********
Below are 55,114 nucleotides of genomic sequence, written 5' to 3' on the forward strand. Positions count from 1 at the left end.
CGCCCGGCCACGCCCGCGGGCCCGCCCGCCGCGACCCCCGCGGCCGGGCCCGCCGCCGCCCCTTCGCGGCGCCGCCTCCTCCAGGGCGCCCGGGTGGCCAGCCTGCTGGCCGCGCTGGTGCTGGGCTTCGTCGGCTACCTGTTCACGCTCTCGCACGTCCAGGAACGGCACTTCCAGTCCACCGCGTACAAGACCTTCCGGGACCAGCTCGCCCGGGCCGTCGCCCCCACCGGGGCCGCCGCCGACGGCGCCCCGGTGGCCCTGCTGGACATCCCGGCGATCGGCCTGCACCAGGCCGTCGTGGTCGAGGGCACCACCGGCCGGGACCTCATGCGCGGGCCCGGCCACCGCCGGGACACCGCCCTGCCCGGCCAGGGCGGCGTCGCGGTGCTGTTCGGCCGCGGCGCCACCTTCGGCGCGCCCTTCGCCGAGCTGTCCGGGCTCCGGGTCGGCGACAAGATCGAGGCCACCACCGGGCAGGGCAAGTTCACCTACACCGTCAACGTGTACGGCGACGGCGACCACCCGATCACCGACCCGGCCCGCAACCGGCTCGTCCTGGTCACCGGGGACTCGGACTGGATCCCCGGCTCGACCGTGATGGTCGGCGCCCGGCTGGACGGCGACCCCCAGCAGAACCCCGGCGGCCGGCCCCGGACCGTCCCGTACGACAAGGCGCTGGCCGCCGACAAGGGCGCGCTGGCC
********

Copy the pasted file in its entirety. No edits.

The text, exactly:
Below are 55,114 nucleotides of genomic sequence, written 5' to 3' on the forward strand. Positions count from 1 at the left end.
CGCCCGGCCACGCCCGCGGGCCCGCCCGCCGCGACCCCCGCGGCCGGGCCCGCCGCCGCCCCTTCGCGGCGCCGCCTCCTCCAGGGCGCCCGGGTGGCCAGCCTGCTGGCCGCGCTGGTGCTGGGCTTCGTCGGCTACCTGTTCACGCTCTCGCACGTCCAGGAACGGCACTTCCAGTCCACCGCGTACAAGACCTTCCGGGACCAGCTCGCCCGGGCCGTCGCCCCCACCGGGGCCGCCGCCGACGGCGCCCCGGTGGCCCTGCTGGACATCCCGGCGATCGGCCTGCACCAGGCCGTCGTGGTCGAGGGCACCACCGGCCGGGACCTCATGCGCGGGCCCGGCCACCGCCGGGACACCGCCCTGCCCGGCCAGGGCGGCGTCGCGGTGCTGTTCGGCCGCGGCGCCACCTTCGGCGCGCCCTTCGCCGAGCTGTCCGGGCTCCGGGTCGGCGACAAGATCGAGGCCACCACCGGGCAGGGCAAGTTCACCTACACCGTCAACGTGTACGGCGACGGCGACCACCCGATCACCGACCCGGCCCGCAACCGGCTCGTCCTGGTCACCGGGGACTCGGACTGGATCCCCGGCTCGACCGTGATGGTCGGCGCCCGGCTGGACGGCGACCCCCAGCAGAACCCCGGCGGCCGGCCCCGGACCGTCCCGTACGACAAGGCGCTGGCCGCCGACAAGGGCGCGCTGGCC